Fortunately in this case, the authorities were able to identify and locate the marital funds that the husband was trying to conceal. Identification of marital property is a critical component to every divorce case. California is a community property state. This means that the law treats married couples as one "legal community." Therefore, any property acquired during marriage is deemed to be "community property." Likewise, any debts that the couple acquires during the marriage also belong to the "community debt." All items must be divided equally.

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September 12, 2013

Divorce, Legal Separation and Annulment: Options To End a Marriage in San Diego

heart-rules---no-love-1130935-m.jpgA recent news article reports that Clint Eastwood's wife, Dina Eastwood, filed for legal separation in California. The couple has been married for 17 years. There is some question as to whether Ms. Eastwood will eventually seek a divorce. Divorce and legal separation proceedings each require the parties to follow specific steps as prescribed by state law. If you or someone you know is contemplating divorce or separation, it is important to fully understand your options and the ramifications of each process. An experienced family law attorney can help parties navigate the local court system, to reach a desirable outcome.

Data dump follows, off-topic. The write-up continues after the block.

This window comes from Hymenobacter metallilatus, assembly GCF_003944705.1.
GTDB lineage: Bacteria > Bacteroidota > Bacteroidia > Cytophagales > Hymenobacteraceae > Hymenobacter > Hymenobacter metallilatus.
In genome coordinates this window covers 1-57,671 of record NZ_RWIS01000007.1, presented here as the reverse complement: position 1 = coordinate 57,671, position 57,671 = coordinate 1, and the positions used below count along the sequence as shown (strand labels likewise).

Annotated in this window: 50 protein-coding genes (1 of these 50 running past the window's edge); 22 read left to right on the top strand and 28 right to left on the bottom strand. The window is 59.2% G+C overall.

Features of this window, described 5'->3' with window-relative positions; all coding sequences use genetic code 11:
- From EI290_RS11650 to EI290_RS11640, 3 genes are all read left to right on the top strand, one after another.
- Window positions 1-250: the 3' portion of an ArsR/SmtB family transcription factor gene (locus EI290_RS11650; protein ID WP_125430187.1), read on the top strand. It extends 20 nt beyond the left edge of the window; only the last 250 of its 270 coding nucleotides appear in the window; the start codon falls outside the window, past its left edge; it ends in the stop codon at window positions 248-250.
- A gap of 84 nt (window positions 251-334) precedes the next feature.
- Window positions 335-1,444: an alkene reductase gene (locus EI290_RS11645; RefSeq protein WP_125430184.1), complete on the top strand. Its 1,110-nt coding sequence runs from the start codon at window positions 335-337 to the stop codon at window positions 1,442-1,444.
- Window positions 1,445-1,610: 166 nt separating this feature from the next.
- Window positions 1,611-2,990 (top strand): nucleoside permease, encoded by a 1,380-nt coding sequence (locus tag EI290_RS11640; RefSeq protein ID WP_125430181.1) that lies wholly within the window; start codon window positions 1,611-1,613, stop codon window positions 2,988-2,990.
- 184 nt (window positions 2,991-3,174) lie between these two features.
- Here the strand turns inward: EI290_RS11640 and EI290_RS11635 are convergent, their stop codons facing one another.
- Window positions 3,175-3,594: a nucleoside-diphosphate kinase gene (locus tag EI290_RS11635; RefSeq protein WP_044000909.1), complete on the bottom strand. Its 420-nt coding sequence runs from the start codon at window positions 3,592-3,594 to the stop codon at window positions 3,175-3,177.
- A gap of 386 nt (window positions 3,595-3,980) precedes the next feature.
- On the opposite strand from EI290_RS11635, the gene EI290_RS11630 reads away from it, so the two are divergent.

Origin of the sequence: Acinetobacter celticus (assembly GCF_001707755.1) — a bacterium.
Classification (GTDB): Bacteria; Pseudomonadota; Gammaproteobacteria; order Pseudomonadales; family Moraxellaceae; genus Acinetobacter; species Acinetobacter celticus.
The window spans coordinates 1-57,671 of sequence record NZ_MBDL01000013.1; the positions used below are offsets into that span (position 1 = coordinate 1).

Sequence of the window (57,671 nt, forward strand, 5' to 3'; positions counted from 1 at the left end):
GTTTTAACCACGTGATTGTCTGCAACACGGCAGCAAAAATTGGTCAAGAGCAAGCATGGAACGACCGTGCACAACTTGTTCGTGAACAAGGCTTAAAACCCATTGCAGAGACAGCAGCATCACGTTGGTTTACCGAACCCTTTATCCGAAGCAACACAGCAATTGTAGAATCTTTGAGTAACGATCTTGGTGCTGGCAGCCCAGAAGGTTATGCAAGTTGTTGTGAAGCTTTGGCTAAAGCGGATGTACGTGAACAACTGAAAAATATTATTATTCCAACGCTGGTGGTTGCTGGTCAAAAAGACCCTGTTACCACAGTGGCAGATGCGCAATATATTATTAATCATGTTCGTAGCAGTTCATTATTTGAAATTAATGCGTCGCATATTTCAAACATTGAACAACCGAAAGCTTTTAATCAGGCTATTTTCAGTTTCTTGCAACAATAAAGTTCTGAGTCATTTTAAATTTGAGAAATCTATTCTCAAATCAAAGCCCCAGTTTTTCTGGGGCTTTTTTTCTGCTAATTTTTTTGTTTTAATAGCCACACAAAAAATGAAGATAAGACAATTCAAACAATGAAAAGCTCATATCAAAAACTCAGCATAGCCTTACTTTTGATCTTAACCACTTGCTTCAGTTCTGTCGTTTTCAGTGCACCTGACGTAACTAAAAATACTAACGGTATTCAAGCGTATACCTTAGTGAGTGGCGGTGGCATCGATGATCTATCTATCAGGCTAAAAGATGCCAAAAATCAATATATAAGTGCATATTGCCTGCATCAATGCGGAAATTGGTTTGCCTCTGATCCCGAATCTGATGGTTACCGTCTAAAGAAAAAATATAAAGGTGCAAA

Making the decision to end a marriage is not an easy one. Often couples stay married longer than they would prefer, in an effort to avoid the many disagreeable matters that inevitably arise -- both emotional and financial. In California, there are three ways to end a marriage: by divorce, legal separation or annulment. What some people may not realize is it is not necessary for both spouses to agree to end the marriage. It could be the sole decision of one of them. If one spouse refuses to participate in the divorce, the proceedings will still go forward and the court may order a "default judgment."